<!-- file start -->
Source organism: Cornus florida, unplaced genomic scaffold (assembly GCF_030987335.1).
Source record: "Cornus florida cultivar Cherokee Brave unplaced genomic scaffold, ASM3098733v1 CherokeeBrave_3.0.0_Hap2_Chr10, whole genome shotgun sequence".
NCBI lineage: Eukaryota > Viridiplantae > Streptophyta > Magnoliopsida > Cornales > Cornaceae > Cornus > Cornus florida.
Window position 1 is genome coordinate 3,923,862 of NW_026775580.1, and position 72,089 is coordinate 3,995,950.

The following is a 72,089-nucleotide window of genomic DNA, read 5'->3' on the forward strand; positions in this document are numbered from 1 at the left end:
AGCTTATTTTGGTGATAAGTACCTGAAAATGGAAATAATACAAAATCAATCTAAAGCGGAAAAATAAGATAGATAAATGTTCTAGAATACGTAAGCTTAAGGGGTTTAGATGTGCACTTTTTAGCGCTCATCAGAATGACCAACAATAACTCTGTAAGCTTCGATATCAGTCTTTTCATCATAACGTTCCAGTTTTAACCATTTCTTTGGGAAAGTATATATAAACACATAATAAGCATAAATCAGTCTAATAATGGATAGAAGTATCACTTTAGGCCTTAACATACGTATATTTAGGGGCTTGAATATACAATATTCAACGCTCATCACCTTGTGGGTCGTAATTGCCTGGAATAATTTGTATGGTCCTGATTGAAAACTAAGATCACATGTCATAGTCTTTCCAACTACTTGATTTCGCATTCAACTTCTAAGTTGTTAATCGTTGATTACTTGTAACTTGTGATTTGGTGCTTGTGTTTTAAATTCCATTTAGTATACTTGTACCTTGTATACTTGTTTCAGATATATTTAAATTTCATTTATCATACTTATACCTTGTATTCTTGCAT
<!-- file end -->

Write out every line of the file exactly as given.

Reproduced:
Source organism: Cornus florida, unplaced genomic scaffold (assembly GCF_030987335.1).
Source record: "Cornus florida cultivar Cherokee Brave unplaced genomic scaffold, ASM3098733v1 CherokeeBrave_3.0.0_Hap2_Chr10, whole genome shotgun sequence".
NCBI lineage: Eukaryota > Viridiplantae > Streptophyta > Magnoliopsida > Cornales > Cornaceae > Cornus > Cornus florida.
Window position 1 is genome coordinate 3,923,862 of NW_026775580.1, and position 72,089 is coordinate 3,995,950.

The following is a 72,089-nucleotide window of genomic DNA, read 5'->3' on the forward strand; positions in this document are numbered from 1 at the left end:
AGCTTATTTTGGTGATAAGTACCTGAAAATGGAAATAATACAAAATCAATCTAAAGCGGAAAAATAAGATAGATAAATGTTCTAGAATACGTAAGCTTAAGGGGTTTAGATGTGCACTTTTTAGCGCTCATCAGAATGACCAACAATAACTCTGTAAGCTTCGATATCAGTCTTTTCATCATAACGTTCCAGTTTTAACCATTTCTTTGGGAAAGTATATATAAACACATAATAAGCATAAATCAGTCTAATAATGGATAGAAGTATCACTTTAGGCCTTAACATACGTATATTTAGGGGCTTGAATATACAATATTCAACGCTCATCACCTTGTGGGTCGTAATTGCCTGGAATAATTTGTATGGTCCTGATTGAAAACTAAGATCACATGTCATAGTCTTTCCAACTACTTGATTTCGCATTCAACTTCTAAGTTGTTAATCGTTGATTACTTGTAACTTGTGATTTGGTGCTTGTGTTTTAAATTCCATTTAGTATACTTGTACCTTGTATACTTGTTTCAGATATATTTAAATTTCATTTATCATACTTATACCTTGTATTCTTGCAT